Literally, in as few as nine days, the wood reaches 7% moisture level. And given that it is an “inside-out” process, the vacuum kiln assures overall stabilization.

Surfacing and finishing: Details, Details, Details

Once the slabs reach the desired moisture content, they are then surfaced. This can be done a number of ways. We utilize a hybrid mill, similar to a massive CNC machine, but capable of completing the same job in a fraction of the time. And again, it protects against any future cupping and/or twisting within the wood slab.

Following this, we go a bit old school. Hey, if it ain’t broke…Using the orbital sander, we go over each and every slab by hand. Live edge should absolutely be hand sanded to this end. First off, we remove the roughness, then sand it down to softened curves which create a visually exquisite and tactilely “fun” feel.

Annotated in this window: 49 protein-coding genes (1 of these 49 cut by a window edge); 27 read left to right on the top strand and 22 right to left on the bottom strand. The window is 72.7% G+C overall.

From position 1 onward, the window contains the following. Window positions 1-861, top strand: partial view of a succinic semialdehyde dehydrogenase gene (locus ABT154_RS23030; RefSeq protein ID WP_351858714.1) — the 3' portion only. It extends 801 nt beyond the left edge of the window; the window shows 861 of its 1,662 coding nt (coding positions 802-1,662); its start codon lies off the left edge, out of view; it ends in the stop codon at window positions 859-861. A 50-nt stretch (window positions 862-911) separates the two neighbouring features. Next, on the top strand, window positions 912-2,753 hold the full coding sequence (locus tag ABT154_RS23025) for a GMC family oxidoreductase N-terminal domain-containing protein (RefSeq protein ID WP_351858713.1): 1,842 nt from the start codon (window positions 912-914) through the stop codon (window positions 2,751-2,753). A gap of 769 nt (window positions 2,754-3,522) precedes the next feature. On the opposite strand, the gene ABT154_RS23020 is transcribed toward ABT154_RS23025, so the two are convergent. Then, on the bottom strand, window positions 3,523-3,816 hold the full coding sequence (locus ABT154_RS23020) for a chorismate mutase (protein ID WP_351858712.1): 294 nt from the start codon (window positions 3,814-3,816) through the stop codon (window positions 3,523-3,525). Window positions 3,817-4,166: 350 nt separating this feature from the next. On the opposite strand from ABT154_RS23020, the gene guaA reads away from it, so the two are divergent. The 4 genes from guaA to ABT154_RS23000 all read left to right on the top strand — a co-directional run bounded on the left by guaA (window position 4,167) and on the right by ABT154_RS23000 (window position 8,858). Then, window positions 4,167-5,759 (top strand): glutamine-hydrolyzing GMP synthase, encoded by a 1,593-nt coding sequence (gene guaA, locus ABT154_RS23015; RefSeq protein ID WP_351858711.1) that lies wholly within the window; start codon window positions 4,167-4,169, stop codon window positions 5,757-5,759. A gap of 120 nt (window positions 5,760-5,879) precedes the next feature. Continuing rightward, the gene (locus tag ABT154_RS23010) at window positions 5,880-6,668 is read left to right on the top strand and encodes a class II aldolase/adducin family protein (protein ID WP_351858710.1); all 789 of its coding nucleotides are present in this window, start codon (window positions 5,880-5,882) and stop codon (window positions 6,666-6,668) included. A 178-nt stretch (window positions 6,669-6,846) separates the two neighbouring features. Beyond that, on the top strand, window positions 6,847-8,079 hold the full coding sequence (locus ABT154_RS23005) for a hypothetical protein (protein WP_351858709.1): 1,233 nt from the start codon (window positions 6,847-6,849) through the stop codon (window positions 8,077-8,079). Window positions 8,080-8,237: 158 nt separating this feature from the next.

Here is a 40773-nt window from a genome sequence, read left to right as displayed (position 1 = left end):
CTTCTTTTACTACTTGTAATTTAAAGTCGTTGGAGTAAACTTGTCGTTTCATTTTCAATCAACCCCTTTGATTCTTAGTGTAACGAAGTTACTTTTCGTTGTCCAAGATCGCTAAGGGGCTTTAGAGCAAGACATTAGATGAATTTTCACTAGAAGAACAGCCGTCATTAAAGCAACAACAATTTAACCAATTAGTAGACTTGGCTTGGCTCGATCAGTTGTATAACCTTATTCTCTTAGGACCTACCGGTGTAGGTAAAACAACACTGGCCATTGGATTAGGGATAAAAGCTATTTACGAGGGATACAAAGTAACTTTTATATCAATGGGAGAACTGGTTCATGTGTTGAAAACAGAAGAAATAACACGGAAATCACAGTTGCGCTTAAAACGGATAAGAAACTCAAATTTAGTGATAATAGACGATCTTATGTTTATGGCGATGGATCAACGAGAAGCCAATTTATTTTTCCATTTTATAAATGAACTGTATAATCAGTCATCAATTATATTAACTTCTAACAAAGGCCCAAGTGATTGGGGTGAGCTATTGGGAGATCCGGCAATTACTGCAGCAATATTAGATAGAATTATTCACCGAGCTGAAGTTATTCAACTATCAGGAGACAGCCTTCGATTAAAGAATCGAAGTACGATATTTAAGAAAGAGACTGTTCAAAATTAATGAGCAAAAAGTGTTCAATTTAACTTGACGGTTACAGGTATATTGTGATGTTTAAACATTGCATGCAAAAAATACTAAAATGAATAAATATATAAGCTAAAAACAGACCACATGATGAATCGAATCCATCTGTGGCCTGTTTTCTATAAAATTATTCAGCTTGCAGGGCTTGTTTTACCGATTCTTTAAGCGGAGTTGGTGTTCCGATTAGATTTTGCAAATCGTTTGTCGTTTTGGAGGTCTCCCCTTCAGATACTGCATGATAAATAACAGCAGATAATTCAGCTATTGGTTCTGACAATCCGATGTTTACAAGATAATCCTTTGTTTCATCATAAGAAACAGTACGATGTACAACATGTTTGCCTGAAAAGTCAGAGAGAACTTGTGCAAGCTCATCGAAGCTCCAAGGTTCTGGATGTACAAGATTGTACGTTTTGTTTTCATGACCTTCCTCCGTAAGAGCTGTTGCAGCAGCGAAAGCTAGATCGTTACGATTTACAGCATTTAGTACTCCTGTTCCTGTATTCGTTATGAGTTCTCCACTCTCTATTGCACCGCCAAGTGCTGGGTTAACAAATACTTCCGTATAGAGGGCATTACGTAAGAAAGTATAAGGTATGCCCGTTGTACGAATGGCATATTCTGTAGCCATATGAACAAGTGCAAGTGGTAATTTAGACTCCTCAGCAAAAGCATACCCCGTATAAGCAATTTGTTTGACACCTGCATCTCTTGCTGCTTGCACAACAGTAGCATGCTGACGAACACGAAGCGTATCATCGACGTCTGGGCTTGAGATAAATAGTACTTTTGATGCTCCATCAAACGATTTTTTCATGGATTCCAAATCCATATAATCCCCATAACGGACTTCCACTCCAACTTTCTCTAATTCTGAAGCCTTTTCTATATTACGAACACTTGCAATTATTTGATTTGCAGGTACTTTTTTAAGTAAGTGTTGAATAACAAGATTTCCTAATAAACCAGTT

As far as the finishing goes, it is certainly about getting that desired color, richness and overall aesthetic that you hope to achieve, but it is also about increased stabilization. Many will simply stain/seal the top and insist you are good to go. Not the case. Whatever is done to the top needs to be applied to the sides and bottom of the slab as well. This stops the absorption and release of humidity—such that could cause some serious cupping if not otherwise addressed.

Preventative Installation

When installing, in whatever capacity the wood slab will be used, the installer has to account for some flexibility so that the wood has the ability to “move” somewhat. This prevents against cracking as a result of too much stress upon the piece.


Nature does sometimes throw you a curve ball, but all in all, a quality slab will be one that went through a rigorous process to ensure that everything possible is done so that the wood always looks and feels like the amazing piece it should be.